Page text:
Miles Away and Milestones Apart: Keeping Your Friendships Strong Through Life’s Changes

When I graduated from college, I thought physical distance would be the biggest challenge I’d face in my friendships. My college friends had scattered all over, while many of my high school friends, myself included, also never moved “home.”

As time progressed, though, I realized the biggest challenge wasn’t being geographically strewn across the globe. Instead, it was that we were all over the map on major life events and milestones, too.

For example, I attended a few friends’ weddings just months after graduation. At that point, I could barely commit to an apartment, let alone a lifelong partner. Then, within a few years, some of my closest friends were completing business or law school, while I was still wavering on what my “dream job” even was. Later, after I became a mom before many in my friend group, I started to fear that my pile of new responsibilities would scare my friends away. Each of these lifestyles changes spread us thinner and made it harder for us to find time for things we used to do together.

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It’s been messy along the way, but I’ve always taken pride in keeping my friendships strong. If you find yourself facing similar challenges, these five ideas can help keep your friends close even when you’re out-of-sync in both miles apart and milestones.

Try new things together

You may be in totally different places in life, but there are likely skills neither of you have fully mastered. For instance, during a friend’s bachelorette weekend, a group of us took a cooking class. In that moment, it didn’t matter that we weren’t on the same page personally or professionally because we were too busy laughing through many, many mistakes and making new memories together.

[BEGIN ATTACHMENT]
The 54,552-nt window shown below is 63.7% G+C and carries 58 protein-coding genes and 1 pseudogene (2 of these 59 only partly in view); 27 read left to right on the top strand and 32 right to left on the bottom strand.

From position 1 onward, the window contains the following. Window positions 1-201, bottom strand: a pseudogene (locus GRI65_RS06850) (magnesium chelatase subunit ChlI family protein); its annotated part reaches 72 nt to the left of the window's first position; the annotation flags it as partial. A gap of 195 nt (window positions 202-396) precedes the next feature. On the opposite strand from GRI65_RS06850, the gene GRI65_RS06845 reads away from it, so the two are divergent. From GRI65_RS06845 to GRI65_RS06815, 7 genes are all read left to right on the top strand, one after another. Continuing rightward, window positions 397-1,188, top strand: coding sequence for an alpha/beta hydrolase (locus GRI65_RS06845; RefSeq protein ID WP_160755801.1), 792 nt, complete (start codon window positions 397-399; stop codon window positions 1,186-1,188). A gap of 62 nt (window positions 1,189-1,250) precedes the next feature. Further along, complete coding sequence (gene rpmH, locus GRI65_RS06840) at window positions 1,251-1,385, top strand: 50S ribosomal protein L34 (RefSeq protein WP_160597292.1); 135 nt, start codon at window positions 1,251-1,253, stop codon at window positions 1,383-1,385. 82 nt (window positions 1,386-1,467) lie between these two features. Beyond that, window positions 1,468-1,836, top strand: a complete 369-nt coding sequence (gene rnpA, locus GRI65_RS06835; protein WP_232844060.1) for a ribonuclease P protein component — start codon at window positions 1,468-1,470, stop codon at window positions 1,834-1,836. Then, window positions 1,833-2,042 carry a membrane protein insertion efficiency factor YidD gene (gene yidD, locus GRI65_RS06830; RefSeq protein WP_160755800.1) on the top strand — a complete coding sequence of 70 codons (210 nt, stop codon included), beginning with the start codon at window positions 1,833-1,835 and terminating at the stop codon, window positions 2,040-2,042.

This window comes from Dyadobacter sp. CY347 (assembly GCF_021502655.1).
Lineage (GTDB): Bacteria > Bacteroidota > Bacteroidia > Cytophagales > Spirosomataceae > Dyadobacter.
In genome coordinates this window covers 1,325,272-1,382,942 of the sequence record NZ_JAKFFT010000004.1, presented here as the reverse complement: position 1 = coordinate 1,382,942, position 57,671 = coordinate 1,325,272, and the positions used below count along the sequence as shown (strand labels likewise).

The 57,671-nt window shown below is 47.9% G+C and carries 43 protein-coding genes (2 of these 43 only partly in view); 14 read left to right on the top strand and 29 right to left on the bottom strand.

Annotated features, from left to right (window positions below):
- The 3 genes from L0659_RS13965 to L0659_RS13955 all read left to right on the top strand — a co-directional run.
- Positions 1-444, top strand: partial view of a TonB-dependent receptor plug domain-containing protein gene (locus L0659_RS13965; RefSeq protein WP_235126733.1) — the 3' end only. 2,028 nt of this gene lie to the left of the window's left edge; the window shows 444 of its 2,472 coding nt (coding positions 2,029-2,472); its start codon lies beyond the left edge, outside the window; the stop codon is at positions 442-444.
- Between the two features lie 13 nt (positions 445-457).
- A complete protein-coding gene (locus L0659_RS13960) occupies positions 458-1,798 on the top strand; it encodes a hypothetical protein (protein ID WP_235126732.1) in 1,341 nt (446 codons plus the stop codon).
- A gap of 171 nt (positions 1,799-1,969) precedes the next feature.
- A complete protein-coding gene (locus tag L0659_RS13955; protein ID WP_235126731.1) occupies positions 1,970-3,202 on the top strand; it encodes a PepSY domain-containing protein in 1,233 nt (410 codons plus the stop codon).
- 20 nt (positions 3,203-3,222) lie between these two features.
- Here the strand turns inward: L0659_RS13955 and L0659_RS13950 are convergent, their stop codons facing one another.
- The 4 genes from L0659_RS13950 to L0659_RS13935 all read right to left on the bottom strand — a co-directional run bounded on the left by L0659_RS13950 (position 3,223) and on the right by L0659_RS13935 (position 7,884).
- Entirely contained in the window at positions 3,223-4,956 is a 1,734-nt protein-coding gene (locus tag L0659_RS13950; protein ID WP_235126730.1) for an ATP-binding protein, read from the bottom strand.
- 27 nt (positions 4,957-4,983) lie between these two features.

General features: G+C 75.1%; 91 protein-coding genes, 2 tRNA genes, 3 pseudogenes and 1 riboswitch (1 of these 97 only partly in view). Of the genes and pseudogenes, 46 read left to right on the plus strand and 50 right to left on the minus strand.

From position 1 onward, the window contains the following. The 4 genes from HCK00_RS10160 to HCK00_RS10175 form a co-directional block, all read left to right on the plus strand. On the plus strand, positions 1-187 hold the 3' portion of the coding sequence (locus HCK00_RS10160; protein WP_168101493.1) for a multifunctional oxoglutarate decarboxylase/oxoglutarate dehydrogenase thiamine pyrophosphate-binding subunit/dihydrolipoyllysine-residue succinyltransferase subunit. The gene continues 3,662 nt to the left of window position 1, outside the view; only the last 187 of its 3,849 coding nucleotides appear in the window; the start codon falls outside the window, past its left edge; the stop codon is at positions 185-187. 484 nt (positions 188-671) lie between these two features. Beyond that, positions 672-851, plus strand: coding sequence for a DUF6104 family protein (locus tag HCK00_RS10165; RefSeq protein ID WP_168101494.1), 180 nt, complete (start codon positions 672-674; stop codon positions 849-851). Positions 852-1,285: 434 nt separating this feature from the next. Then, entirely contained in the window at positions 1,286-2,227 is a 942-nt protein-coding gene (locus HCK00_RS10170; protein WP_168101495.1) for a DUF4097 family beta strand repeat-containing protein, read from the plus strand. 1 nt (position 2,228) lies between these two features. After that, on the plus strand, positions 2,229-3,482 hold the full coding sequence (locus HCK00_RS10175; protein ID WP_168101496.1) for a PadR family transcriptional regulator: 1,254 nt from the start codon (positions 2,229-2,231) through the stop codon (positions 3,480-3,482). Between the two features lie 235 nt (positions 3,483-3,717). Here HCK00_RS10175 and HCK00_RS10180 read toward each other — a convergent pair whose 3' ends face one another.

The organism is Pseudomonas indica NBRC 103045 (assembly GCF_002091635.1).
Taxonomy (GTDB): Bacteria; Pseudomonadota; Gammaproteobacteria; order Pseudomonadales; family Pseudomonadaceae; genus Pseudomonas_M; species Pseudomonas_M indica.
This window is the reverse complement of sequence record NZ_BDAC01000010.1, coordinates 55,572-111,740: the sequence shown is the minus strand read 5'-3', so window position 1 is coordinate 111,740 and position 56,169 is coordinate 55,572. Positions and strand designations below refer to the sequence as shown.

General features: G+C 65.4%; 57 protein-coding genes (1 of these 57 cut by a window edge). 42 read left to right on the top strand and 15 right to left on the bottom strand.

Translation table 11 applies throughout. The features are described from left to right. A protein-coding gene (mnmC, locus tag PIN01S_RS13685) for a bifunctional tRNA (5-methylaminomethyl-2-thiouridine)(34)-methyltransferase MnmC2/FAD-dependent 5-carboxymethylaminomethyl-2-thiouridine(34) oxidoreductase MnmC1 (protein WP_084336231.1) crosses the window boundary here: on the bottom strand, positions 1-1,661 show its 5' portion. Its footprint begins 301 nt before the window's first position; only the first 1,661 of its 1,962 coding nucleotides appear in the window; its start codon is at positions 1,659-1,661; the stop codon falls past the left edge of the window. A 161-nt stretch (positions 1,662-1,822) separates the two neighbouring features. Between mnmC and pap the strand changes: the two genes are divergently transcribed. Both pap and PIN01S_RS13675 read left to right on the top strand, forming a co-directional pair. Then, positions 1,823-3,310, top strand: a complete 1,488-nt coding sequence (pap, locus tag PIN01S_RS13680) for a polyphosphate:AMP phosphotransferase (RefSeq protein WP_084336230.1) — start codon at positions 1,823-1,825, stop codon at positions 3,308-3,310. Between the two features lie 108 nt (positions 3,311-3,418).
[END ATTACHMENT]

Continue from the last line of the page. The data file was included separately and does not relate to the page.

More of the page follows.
There are ways to try new things together when you’re physically far apart, too. When some long-distance friends and I were all working to get in better shape, we used Fitbit challenges to start a friendly competition each week. To complement this, we set up a private Facebook group where we could swap tips and push each other toward our goals.

Make time to do things — just the two of you

New life phases often mean new people, too – friends, roommates, significant others. While you want the important people in your life to meet, set aside time to connect with just your close friend (or friends) without everyone else around, too. This gives you a chance for quality time together to talk about things you may not want to discuss with those you don’t know well. If you live close and see each other frequently, try to make sure that you’re connecting one-on-one at least once a month. If traveling is required to see each other, aim to dedicate half of each visit to just the two of you.

How many of your friends are married?

Plan a destination weekend

It doesn’t have to be extravagant, but exploring somewhere new or kicking back to soak in the sun does wonders for reconnecting with friends. Just being away from home and your laptop can free your mind and let you focus on your friendship. If you’re flexible, there are ways to do this for a reasonable cost. My friends and I have had great luck scouting out Groupons or scoring great Airbnbs for much cheaper than a hotel.

Schedule your next meet up

It can feel weird to formally schedule time with a friend the way you would a business lunch, but sometimes getting it on the calendar is the hardest part. With everyone juggling multiple priorities, planning a concrete date, time, and location makes it a firm commitment. When you’re wrapping up each time, rather than saying, “Let’s do this again soon!” schedule your next meetup before you go your separate ways and lose track of time.

Go the extra mile for the small things

Instead of a simple Facebook post, put a little extra effort toward things like birthdays. Set a reminder on your phone for a week or two in advance. Then, take some time to pick out a meaningful card and send them some old school snail mail to let them know you’re thinking of them even when your lives are crazy.

I’ve been blessed with dynamic, driven, and, quite honestly, overcommitted friends, and I don’t see any of us slowing down any time soon. So, while it’s not a perfect formula, the five tips above have helped remind me of the importance of being intentional about my friendships and helped many of them stay on track even though we’re running in opposite directions.

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